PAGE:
Production designer David Zinn and costumer Susan Hilferty have enjoyable with the Ziegfeld interludes, although Mayer borrows from one other Follies — Sondheim and James Goldman’s much more sturdy 1971 musical — by having the ghosts of Fanny’s previous stalk the stage at numerous factors. But manufacturing numbers like “His Love Makes Me Beautiful,” a ridiculous American bridal pageant of which Fanny makes a comic book mockery, showcase Feldstein at her finest.

Jane Lynch is amusing as Fanny’s seen-it-all Brooklyn saloon-keeper mom, towering over Feldstein and kibitzing together with her gossipy Henry Street poker-game friends, Mrs. Strakosh (Toni DiBuono) and Mrs. Meeker (Debra Cardona). There’s some delicate messaging about physique positivity in Mrs. Brice’s assist of her daughter when her associates insist that solely standard beauties could make it on the stage in “If a Girl Isn’t Pretty.” Feldstein is fairly, however she performs up the odd-duck shtick to pleasing impact that works for the character and her bodily comedy expertise are plain.

Mayer and Fierstein compound the second-act weaknesses by shifting “Who Taught Her Everything She Knows?” from its unique placement a lot earlier within the present to some extent the place it’s only one extra distraction from the floundering Fanny-Nick relationship. The track is carried out by Mrs. Brice and Fanny’s longtime choreographer and good friend, Eddie Ryan (Jared Grimes); the latter is among the New York stage’s premier faucet dancers, however his vigorous numbers really feel like shoehorned extras, inorganic.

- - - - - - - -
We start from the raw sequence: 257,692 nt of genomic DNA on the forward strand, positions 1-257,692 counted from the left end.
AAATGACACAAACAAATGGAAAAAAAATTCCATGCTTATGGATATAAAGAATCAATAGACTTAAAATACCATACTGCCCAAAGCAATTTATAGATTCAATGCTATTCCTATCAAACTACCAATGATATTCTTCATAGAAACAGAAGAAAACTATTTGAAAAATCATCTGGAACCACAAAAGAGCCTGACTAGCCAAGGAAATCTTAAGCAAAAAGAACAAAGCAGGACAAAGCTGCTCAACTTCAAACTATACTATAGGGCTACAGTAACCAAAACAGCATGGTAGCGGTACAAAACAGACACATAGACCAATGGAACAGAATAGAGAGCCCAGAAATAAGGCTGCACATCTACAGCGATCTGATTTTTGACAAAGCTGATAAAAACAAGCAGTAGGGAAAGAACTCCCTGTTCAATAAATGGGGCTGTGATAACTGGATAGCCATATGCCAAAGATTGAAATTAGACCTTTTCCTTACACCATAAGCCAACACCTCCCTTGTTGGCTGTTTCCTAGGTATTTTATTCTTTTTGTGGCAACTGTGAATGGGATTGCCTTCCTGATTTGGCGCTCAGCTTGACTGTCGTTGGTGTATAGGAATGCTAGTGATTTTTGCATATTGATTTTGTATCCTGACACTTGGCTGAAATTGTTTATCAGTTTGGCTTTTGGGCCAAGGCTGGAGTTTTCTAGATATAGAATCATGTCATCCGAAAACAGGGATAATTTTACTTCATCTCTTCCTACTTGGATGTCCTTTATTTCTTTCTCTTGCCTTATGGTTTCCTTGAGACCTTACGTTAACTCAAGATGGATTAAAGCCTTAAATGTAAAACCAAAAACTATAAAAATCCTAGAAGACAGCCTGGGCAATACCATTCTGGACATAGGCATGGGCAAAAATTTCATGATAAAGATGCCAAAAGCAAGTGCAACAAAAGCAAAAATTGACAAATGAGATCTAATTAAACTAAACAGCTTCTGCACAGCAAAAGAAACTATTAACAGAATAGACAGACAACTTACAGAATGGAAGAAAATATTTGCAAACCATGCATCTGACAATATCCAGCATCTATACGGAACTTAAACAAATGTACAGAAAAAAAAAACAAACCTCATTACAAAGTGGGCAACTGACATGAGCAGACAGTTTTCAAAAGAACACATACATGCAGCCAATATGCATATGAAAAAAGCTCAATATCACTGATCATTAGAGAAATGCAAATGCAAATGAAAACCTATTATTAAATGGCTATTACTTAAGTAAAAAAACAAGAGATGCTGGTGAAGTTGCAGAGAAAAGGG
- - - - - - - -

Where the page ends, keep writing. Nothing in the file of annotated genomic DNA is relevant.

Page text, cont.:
Basically, the hurdle with Funny Girl is that it has simply two nice songs, the favored ballad “People” — the lyrics of which make no sense; why are “people who need people the luckiest people?” — and the rousing “Don’t Rain on My Parade.” OK, possibly three songs with “The Music That Makes Me Dance,” when Streisand renders it a heartbreaking acknowledgment of Fanny’s timeless devotion to Nick. The film, which holds up remarkably properly, added a title track for Fanny, right here mystifyingly given to Nick; and it closed on an emotional excessive word with Streisand pouring her soul into the Nineteen Twenties normal, “My Man,” which isn’t used right here.

Feldstein offers a spirited, extremely fulfilling efficiency, and her freshness drew squeals of appreciation from what appeared like a big contingent of very vocal younger feminine followers on a latest press night time. But she by no means fairly makes the fabric soar, and this can be a rickety car that wants a supernova to place fuel in its tank.

Venue: August Wilson Theatre, New York
Cast: Beanie Feldstein, Ramin Karimloo, Jared Grimes, Jane Lynch, Peter Francis James, Ephie Aardema, Debra Cardona, Toni DiBuono, Martin Moran, Amber Ardolino, Daniel Beeman, Colin Bradbury, Kurt Csolak, John Michael Fumara, Leslie Donna Flesner, Afra Hines, Masumi Iwai, Aliah James, Danielle Kelsey, Stephen Mark Lukas, Alicia Lundgren, John Manzari, Katie Mitchell, Justin Prescott, Mariah Reives, Leslie Baker Walker
Director: Michael Mayer
Music: Jule Styne
Lyrics: Bob Merrill
Book: Isobel Lennart, revised by Harvey Fierstein
Set designer: David Zinn
Costume designer: Susan Hilferty
Lighting designer: Kevin Adams
Sound designer: Brian Ronan
Music director and supervisor: Michael Rafter
Orchestrations: Chris Walker
Choreographer: Ellenore Scott
Tap choreographer: Ayodele Casel
Presented by Sonia Friedman Productions, Scott Landis, David Babani